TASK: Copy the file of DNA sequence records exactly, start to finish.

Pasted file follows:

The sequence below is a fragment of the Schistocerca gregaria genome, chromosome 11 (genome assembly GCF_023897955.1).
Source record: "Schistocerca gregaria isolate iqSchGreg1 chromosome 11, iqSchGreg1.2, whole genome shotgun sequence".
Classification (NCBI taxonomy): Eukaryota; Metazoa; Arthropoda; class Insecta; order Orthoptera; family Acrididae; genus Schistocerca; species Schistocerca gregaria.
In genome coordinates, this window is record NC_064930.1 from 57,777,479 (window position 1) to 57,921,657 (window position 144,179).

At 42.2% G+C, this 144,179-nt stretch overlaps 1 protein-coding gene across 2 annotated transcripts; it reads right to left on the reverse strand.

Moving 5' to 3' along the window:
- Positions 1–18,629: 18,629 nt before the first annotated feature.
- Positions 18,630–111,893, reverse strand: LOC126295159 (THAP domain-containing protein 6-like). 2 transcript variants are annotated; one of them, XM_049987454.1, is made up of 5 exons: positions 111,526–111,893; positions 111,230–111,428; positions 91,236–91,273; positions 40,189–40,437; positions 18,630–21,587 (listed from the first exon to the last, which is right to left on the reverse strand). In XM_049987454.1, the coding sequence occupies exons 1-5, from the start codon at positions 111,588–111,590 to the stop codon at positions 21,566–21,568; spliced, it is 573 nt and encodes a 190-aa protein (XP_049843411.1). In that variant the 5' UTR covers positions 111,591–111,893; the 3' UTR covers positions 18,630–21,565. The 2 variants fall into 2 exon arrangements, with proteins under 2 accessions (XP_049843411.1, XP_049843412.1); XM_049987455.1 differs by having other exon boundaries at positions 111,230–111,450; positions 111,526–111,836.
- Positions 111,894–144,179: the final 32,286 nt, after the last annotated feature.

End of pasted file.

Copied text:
The sequence below is a fragment of the Schistocerca gregaria genome, chromosome 11 (genome assembly GCF_023897955.1).
Source record: "Schistocerca gregaria isolate iqSchGreg1 chromosome 11, iqSchGreg1.2, whole genome shotgun sequence".
Classification (NCBI taxonomy): Eukaryota; Metazoa; Arthropoda; class Insecta; order Orthoptera; family Acrididae; genus Schistocerca; species Schistocerca gregaria.
In genome coordinates, this window is record NC_064930.1 from 57,777,479 (window position 1) to 57,921,657 (window position 144,179).

At 42.2% G+C, this 144,179-nt stretch overlaps 1 protein-coding gene across 2 annotated transcripts; it reads right to left on the reverse strand.

Moving 5' to 3' along the window:
- Positions 1–18,629: 18,629 nt before the first annotated feature.
- Positions 18,630–111,893, reverse strand: LOC126295159 (THAP domain-containing protein 6-like). 2 transcript variants are annotated; one of them, XM_049987454.1, is made up of 5 exons: positions 111,526–111,893; positions 111,230–111,428; positions 91,236–91,273; positions 40,189–40,437; positions 18,630–21,587 (listed from the first exon to the last, which is right to left on the reverse strand). In XM_049987454.1, the coding sequence occupies exons 1-5, from the start codon at positions 111,588–111,590 to the stop codon at positions 21,566–21,568; spliced, it is 573 nt and encodes a 190-aa protein (XP_049843411.1). In that variant the 5' UTR covers positions 111,591–111,893; the 3' UTR covers positions 18,630–21,565. The 2 variants fall into 2 exon arrangements, with proteins under 2 accessions (XP_049843411.1, XP_049843412.1); XM_049987455.1 differs by having other exon boundaries at positions 111,230–111,450; positions 111,526–111,836.
- Positions 111,894–144,179: the final 32,286 nt, after the last annotated feature.